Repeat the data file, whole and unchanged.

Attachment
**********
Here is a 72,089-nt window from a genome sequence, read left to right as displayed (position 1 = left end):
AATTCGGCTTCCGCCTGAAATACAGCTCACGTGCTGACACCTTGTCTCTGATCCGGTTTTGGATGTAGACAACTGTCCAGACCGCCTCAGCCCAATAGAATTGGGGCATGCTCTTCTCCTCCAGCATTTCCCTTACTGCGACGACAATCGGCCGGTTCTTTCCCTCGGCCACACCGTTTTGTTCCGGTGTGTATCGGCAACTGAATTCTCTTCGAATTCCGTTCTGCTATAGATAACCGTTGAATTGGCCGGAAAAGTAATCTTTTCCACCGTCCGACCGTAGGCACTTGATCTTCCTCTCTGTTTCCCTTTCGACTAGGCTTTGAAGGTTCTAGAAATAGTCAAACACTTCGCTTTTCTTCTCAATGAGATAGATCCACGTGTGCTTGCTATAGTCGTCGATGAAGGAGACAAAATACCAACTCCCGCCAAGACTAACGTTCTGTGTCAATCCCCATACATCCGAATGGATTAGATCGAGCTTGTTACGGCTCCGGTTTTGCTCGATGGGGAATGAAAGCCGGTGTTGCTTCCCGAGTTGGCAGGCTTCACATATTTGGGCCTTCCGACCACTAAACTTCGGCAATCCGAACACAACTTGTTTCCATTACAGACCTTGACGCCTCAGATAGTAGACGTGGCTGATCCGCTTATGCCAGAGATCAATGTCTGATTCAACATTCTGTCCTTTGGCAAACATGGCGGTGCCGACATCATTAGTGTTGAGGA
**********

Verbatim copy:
Here is a 72,089-nt window from a genome sequence, read left to right as displayed (position 1 = left end):
AATTCGGCTTCCGCCTGAAATACAGCTCACGTGCTGACACCTTGTCTCTGATCCGGTTTTGGATGTAGACAACTGTCCAGACCGCCTCAGCCCAATAGAATTGGGGCATGCTCTTCTCCTCCAGCATTTCCCTTACTGCGACGACAATCGGCCGGTTCTTTCCCTCGGCCACACCGTTTTGTTCCGGTGTGTATCGGCAACTGAATTCTCTTCGAATTCCGTTCTGCTATAGATAACCGTTGAATTGGCCGGAAAAGTAATCTTTTCCACCGTCCGACCGTAGGCACTTGATCTTCCTCTCTGTTTCCCTTTCGACTAGGCTTTGAAGGTTCTAGAAATAGTCAAACACTTCGCTTTTCTTCTCAATGAGATAGATCCACGTGTGCTTGCTATAGTCGTCGATGAAGGAGACAAAATACCAACTCCCGCCAAGACTAACGTTCTGTGTCAATCCCCATACATCCGAATGGATTAGATCGAGCTTGTTACGGCTCCGGTTTTGCTCGATGGGGAATGAAAGCCGGTGTTGCTTCCCGAGTTGGCAGGCTTCACATATTTGGGCCTTCCGACCACTAAACTTCGGCAATCCGAACACAACTTGTTTCCATTACAGACCTTGACGCCTCAGATAGTAGACGTGGCTGATCCGCTTATGCCAGAGATCAATGTCTGATTCAACATTCTGTCCTTTGGCAAACATGGCGGTGCCGACATCATTAGTGTTGAGGA